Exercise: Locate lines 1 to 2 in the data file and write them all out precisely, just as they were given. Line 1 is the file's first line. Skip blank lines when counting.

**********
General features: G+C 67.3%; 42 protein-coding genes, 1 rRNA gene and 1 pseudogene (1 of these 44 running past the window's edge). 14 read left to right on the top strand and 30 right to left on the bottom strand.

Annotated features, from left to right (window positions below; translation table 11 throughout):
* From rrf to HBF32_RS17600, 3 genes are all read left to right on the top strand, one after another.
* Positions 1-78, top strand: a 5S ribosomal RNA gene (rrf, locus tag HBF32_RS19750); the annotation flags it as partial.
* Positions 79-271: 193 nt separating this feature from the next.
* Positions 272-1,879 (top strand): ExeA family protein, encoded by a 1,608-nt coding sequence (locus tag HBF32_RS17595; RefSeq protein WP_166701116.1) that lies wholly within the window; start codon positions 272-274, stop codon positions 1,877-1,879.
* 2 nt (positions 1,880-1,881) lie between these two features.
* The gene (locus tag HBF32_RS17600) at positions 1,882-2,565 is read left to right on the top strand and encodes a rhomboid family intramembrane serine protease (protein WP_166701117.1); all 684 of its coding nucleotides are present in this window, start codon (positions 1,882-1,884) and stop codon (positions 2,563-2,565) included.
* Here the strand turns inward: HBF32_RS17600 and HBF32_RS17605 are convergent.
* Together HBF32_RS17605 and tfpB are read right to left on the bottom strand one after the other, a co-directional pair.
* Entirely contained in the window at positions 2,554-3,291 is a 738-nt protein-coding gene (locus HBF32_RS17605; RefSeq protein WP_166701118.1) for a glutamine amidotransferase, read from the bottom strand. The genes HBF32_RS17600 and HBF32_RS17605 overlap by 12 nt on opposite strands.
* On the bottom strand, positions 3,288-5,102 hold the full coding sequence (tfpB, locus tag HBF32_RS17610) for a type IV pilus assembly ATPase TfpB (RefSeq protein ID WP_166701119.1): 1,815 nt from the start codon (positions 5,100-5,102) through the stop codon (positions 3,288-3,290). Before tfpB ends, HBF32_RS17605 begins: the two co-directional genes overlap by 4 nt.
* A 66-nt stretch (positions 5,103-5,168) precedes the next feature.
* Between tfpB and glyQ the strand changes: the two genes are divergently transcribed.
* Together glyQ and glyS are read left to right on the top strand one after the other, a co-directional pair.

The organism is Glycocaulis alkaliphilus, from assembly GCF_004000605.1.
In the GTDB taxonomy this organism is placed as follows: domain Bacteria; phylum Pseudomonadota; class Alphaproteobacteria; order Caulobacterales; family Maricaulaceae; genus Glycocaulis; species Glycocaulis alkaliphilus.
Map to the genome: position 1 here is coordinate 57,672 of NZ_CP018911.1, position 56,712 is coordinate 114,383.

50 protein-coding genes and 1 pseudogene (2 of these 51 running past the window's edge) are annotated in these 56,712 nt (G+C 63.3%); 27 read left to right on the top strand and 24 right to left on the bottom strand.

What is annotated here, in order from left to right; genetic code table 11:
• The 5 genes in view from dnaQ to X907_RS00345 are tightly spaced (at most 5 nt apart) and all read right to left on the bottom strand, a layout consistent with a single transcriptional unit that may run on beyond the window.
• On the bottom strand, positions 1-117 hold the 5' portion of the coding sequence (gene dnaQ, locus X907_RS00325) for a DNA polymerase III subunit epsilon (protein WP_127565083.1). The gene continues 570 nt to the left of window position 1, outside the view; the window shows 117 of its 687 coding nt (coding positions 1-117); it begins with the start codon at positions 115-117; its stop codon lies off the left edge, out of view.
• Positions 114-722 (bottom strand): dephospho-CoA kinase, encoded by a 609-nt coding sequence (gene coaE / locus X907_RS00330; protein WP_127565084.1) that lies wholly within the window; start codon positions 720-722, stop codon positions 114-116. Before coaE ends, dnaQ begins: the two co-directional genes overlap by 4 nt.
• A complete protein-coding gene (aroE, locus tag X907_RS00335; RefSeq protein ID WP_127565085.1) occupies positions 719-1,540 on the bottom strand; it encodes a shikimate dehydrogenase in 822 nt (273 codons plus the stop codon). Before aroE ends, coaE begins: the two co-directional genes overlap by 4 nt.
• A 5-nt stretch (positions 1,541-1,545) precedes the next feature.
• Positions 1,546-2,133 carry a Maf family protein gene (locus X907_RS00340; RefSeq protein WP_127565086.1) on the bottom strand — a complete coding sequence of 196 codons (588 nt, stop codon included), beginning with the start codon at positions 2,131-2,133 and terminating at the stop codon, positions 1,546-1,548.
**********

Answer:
General features: G+C 67.3%; 42 protein-coding genes, 1 rRNA gene and 1 pseudogene (1 of these 44 running past the window's edge). 14 read left to right on the top strand and 30 right to left on the bottom strand.

Annotated features, from left to right (window positions below; translation table 11 throughout):